SCAM ALERT: Scammers Posing as IRS Agents Want to Steal Your Money
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March 04, 2015

The 2015 tax season is well underway, and criminals and scam artists are working hard to earn your trust and steal your money by posing as Internal Revenue Service (IRS) agents.

We've warned you before about phony calls from the IRS. A growing number of consumers from across the country have recently reported getting one of these threatening calls from someone claiming to be with the IRS.

As reported by CBS News, a Charlotte pastor recently got a call from a person claiming to be an agent with the IRS. The woman informed the pastor that a warrant was being filed for his arrest for tax fraud. He was told that his bank accounts would be frozen and that a lien would be put on his home. Scared, the pastor complied with the caller's demands. When all was said and done, the scammers successfully stole $16,000 from the pastor.

According to the U.S. Treasury Department, at least 366,000 people have reported receiving a similar call and more than 3,000 of them have been fooled by the scam, giving up a total of $15.5 million.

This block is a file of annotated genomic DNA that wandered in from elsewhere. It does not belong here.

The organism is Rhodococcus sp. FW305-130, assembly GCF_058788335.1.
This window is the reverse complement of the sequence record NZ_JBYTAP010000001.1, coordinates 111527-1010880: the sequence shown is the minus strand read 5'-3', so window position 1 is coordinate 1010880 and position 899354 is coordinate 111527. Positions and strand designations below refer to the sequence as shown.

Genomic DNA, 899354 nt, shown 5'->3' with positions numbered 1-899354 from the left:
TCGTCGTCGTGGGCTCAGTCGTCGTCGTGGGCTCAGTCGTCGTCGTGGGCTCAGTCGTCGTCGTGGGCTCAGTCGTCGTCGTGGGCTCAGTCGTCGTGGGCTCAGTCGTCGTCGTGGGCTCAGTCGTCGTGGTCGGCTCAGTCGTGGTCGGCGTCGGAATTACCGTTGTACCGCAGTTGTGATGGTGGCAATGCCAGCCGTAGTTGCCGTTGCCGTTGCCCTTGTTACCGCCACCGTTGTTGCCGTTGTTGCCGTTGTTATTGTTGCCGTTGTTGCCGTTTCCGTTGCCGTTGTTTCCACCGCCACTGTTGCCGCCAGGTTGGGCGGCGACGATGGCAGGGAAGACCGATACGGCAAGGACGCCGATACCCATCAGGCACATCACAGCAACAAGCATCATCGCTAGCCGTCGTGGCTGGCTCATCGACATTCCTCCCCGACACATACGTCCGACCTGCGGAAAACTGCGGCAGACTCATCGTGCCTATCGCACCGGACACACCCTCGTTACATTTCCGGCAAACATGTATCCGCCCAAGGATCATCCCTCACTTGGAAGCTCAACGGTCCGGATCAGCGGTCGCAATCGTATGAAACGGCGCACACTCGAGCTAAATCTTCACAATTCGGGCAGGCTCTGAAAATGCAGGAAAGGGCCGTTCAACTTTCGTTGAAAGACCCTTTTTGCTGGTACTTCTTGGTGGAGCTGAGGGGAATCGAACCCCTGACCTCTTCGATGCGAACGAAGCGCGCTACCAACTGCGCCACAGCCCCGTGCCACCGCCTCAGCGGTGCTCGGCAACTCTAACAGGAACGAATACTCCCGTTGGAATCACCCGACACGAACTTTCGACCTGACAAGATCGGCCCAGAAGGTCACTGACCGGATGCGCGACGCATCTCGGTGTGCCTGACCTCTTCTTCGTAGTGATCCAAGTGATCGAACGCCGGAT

Tim Camus, Deputy Inspector General for Investigations at the Treasury Department, describes the current IRS phone scam at the "largest, most pervasive impersonation scam in the history of the agency."

If you get a call that claims to come from the IRS, look for warning signs that it could be a scam:

  • The IRS will never threaten arrest, deportation or license revocation if you don't pay back taxes immediately.
  • IRS agents will never demand immediate payment by credit card, pre-paid debit card or wire transfer.
  • Typically, the IRS communicates with consumers about tax issues via mail, not by phone, email or text message.
  • Ask for the caller's call back number and employee badge number, and then call the IRS directly at 1-800-829-1040 to check them out.
  • Don't rely on Caller ID to identify who is calling you, since scammers can manipulate it to make it appear they are calling from the real IRS.

Never share personal information, such as your Social Security Number or bank account number, with anyone you don't know who contacts you, even if they claim to be with the IRS. Identity thieves can use this information to open up accounts in your name and even claim your tax refund.

Any suspected tax-related scams should be immediately reported to the Treasury Inspector General for Tax Administration (TIGTA). Reports can be submitted online or by calling toll-free 800-366-4484.

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